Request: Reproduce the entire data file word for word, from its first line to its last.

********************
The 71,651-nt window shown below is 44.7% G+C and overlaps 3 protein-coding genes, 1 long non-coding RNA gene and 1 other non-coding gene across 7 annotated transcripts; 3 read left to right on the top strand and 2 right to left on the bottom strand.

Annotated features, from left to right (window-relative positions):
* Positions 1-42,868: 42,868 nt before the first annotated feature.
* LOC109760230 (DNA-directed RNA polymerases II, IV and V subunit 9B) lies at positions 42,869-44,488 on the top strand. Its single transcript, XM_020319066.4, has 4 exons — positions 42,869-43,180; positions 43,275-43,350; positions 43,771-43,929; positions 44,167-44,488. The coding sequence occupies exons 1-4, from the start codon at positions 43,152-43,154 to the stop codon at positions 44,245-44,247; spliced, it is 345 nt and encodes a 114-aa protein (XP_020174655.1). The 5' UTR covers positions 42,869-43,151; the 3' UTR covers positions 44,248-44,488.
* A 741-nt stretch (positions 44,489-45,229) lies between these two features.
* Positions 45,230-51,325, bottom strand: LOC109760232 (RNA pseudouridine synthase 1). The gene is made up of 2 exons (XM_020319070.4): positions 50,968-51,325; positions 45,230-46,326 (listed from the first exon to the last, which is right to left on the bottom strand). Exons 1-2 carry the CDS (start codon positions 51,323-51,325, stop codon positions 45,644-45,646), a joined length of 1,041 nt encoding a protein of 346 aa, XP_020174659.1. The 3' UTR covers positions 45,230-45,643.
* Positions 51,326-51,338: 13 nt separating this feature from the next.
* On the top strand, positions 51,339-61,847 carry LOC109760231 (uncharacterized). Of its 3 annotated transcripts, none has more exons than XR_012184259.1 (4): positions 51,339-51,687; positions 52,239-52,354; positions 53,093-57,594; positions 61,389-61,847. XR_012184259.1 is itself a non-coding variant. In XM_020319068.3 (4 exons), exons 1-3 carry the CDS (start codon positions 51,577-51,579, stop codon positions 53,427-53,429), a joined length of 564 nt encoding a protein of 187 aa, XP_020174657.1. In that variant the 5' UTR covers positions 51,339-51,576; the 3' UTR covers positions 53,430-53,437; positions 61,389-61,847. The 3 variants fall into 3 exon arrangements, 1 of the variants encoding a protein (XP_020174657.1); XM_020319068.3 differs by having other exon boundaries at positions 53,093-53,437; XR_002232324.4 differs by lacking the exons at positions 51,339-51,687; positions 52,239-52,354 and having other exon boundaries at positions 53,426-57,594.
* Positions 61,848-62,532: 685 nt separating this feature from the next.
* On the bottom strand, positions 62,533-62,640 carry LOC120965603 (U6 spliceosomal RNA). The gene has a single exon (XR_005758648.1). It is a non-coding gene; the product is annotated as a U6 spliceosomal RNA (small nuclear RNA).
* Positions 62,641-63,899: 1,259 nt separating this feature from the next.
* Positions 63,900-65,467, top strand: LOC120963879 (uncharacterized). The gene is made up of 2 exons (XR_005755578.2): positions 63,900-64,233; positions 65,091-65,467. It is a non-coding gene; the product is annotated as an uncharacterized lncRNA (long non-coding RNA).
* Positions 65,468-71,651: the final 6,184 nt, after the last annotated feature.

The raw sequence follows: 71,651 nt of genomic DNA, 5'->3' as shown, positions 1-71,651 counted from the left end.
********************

The 71,651-nt window shown below is 44.7% G+C and overlaps 3 protein-coding genes, 1 long non-coding RNA gene and 1 other non-coding gene across 7 annotated transcripts; 3 read left to right on the top strand and 2 right to left on the bottom strand.

Annotated features, from left to right (window-relative positions):
* Positions 1-42,868: 42,868 nt before the first annotated feature.
* LOC109760230 (DNA-directed RNA polymerases II, IV and V subunit 9B) lies at positions 42,869-44,488 on the top strand. Its single transcript, XM_020319066.4, has 4 exons — positions 42,869-43,180; positions 43,275-43,350; positions 43,771-43,929; positions 44,167-44,488. The coding sequence occupies exons 1-4, from the start codon at positions 43,152-43,154 to the stop codon at positions 44,245-44,247; spliced, it is 345 nt and encodes a 114-aa protein (XP_020174655.1). The 5' UTR covers positions 42,869-43,151; the 3' UTR covers positions 44,248-44,488.
* A 741-nt stretch (positions 44,489-45,229) lies between these two features.
* Positions 45,230-51,325, bottom strand: LOC109760232 (RNA pseudouridine synthase 1). The gene is made up of 2 exons (XM_020319070.4): positions 50,968-51,325; positions 45,230-46,326 (listed from the first exon to the last, which is right to left on the bottom strand). Exons 1-2 carry the CDS (start codon positions 51,323-51,325, stop codon positions 45,644-45,646), a joined length of 1,041 nt encoding a protein of 346 aa, XP_020174659.1. The 3' UTR covers positions 45,230-45,643.
* Positions 51,326-51,338: 13 nt separating this feature from the next.
* On the top strand, positions 51,339-61,847 carry LOC109760231 (uncharacterized). Of its 3 annotated transcripts, none has more exons than XR_012184259.1 (4): positions 51,339-51,687; positions 52,239-52,354; positions 53,093-57,594; positions 61,389-61,847. XR_012184259.1 is itself a non-coding variant. In XM_020319068.3 (4 exons), exons 1-3 carry the CDS (start codon positions 51,577-51,579, stop codon positions 53,427-53,429), a joined length of 564 nt encoding a protein of 187 aa, XP_020174657.1. In that variant the 5' UTR covers positions 51,339-51,576; the 3' UTR covers positions 53,430-53,437; positions 61,389-61,847. The 3 variants fall into 3 exon arrangements, 1 of the variants encoding a protein (XP_020174657.1); XM_020319068.3 differs by having other exon boundaries at positions 53,093-53,437; XR_002232324.4 differs by lacking the exons at positions 51,339-51,687; positions 52,239-52,354 and having other exon boundaries at positions 53,426-57,594.
* Positions 61,848-62,532: 685 nt separating this feature from the next.
* On the bottom strand, positions 62,533-62,640 carry LOC120965603 (U6 spliceosomal RNA). The gene has a single exon (XR_005758648.1). It is a non-coding gene; the product is annotated as a U6 spliceosomal RNA (small nuclear RNA).
* Positions 62,641-63,899: 1,259 nt separating this feature from the next.
* Positions 63,900-65,467, top strand: LOC120963879 (uncharacterized). The gene is made up of 2 exons (XR_005755578.2): positions 63,900-64,233; positions 65,091-65,467. It is a non-coding gene; the product is annotated as an uncharacterized lncRNA (long non-coding RNA).
* Positions 65,468-71,651: the final 6,184 nt, after the last annotated feature.

The raw sequence follows: 71,651 nt of genomic DNA, 5'->3' as shown, positions 1-71,651 counted from the left end.